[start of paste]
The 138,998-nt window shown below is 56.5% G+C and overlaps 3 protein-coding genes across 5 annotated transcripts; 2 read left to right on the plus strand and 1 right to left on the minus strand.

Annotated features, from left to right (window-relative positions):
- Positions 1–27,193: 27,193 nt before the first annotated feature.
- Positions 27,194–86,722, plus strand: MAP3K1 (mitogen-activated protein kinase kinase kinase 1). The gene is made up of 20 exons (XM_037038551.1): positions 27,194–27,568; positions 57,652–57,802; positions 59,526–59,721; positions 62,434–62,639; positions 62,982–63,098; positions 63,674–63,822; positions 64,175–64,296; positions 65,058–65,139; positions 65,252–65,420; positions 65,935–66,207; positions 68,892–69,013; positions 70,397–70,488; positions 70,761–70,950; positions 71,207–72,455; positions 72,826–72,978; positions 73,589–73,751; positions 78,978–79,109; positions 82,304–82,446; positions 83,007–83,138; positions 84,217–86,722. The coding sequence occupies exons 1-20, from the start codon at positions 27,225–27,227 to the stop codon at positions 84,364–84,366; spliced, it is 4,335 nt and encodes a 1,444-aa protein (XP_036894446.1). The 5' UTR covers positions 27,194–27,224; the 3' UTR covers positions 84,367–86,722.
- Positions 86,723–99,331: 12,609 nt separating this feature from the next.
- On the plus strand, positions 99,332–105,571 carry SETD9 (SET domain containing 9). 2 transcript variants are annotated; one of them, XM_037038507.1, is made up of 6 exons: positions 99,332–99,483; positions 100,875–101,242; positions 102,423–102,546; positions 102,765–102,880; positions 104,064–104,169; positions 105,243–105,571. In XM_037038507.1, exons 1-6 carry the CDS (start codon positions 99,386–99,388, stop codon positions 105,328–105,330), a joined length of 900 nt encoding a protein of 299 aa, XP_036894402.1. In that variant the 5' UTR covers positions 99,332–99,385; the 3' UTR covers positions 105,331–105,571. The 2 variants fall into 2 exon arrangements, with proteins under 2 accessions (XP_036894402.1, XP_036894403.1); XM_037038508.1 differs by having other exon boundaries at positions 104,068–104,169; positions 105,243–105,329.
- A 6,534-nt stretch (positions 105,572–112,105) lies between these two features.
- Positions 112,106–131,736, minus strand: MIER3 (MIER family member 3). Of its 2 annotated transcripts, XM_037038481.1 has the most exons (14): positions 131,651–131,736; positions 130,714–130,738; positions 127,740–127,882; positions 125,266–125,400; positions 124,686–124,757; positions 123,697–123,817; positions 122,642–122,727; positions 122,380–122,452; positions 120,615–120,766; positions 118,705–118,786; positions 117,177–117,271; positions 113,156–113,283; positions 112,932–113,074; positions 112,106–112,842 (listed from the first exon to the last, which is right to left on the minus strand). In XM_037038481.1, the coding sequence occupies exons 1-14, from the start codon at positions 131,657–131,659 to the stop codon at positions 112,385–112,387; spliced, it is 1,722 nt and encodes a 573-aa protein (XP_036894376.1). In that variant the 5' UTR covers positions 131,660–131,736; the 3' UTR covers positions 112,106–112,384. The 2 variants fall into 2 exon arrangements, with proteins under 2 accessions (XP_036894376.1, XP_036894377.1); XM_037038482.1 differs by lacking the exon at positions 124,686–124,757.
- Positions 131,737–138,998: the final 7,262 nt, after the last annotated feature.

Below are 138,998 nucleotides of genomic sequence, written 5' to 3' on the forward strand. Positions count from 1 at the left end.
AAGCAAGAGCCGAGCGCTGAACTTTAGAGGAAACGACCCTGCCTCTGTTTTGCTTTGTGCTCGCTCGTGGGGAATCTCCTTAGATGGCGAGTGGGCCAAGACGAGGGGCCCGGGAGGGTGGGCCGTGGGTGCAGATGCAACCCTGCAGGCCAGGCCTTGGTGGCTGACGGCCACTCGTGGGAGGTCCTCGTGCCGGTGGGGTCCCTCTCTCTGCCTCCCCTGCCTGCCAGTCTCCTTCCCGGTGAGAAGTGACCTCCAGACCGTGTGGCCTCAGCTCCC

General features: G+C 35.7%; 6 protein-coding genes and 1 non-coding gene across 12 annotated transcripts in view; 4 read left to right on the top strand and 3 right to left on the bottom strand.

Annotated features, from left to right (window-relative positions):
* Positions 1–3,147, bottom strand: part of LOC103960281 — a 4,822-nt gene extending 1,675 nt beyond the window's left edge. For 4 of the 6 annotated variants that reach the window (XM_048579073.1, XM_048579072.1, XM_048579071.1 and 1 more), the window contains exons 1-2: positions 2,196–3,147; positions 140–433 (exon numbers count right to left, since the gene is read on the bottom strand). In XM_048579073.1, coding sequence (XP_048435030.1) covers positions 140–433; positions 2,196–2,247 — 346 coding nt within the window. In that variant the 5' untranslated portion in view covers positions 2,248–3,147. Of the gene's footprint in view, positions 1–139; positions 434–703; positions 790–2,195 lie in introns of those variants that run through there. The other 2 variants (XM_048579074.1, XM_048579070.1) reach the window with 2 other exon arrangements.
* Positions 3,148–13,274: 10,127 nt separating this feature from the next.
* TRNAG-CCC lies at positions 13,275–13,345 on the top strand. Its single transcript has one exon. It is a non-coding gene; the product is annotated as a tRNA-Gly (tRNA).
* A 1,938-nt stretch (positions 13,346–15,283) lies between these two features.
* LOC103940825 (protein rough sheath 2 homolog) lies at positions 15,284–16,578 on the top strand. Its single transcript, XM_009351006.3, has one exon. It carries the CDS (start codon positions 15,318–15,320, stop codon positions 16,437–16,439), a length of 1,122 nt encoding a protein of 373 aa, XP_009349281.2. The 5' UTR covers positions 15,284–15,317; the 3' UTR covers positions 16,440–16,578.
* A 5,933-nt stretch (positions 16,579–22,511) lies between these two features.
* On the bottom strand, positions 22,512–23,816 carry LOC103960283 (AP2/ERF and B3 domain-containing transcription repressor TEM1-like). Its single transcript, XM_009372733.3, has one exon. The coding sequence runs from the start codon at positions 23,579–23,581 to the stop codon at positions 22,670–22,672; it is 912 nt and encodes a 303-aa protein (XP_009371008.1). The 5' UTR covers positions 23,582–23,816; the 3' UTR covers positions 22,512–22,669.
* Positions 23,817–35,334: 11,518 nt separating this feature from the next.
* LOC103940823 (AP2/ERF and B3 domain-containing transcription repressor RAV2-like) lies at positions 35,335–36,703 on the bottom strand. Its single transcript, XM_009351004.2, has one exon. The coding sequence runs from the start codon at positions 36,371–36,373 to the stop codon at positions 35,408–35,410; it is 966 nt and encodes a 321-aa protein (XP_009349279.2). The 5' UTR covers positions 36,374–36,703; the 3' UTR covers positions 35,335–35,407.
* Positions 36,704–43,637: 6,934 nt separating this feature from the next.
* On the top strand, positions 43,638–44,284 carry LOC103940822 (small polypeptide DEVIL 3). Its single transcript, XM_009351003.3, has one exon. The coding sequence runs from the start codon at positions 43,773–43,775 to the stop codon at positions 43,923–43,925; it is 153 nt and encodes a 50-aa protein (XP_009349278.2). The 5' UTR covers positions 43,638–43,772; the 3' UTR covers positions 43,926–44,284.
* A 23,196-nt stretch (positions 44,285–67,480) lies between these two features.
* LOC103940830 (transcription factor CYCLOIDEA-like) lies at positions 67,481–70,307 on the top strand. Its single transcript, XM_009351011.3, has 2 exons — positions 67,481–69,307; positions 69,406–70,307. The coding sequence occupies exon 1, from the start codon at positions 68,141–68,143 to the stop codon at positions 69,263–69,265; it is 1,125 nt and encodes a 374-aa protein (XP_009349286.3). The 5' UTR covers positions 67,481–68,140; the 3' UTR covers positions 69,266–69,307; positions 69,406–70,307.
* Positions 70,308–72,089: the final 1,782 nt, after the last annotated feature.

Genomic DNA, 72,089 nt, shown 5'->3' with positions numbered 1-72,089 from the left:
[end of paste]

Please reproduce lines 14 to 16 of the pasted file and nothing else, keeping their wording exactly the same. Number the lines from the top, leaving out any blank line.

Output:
* Positions 1–3,147, bottom strand: part of LOC103960281 — a 4,822-nt gene extending 1,675 nt beyond the window's left edge. For 4 of the 6 annotated variants that reach the window (XM_048579073.1, XM_048579072.1, XM_048579071.1 and 1 more), the window contains exons 1-2: positions 2,196–3,147; positions 140–433 (exon numbers count right to left, since the gene is read on the bottom strand). In XM_048579073.1, coding sequence (XP_048435030.1) covers positions 140–433; positions 2,196–2,247 — 346 coding nt within the window. In that variant the 5' untranslated portion in view covers positions 2,248–3,147. Of the gene's footprint in view, positions 1–139; positions 434–703; positions 790–2,195 lie in introns of those variants that run through there. The other 2 variants (XM_048579074.1, XM_048579070.1) reach the window with 2 other exon arrangements.
* Positions 3,148–13,274: 10,127 nt separating this feature from the next.
* TRNAG-CCC lies at positions 13,275–13,345 on the top strand. Its single transcript has one exon. It is a non-coding gene; the product is annotated as a tRNA-Gly (tRNA).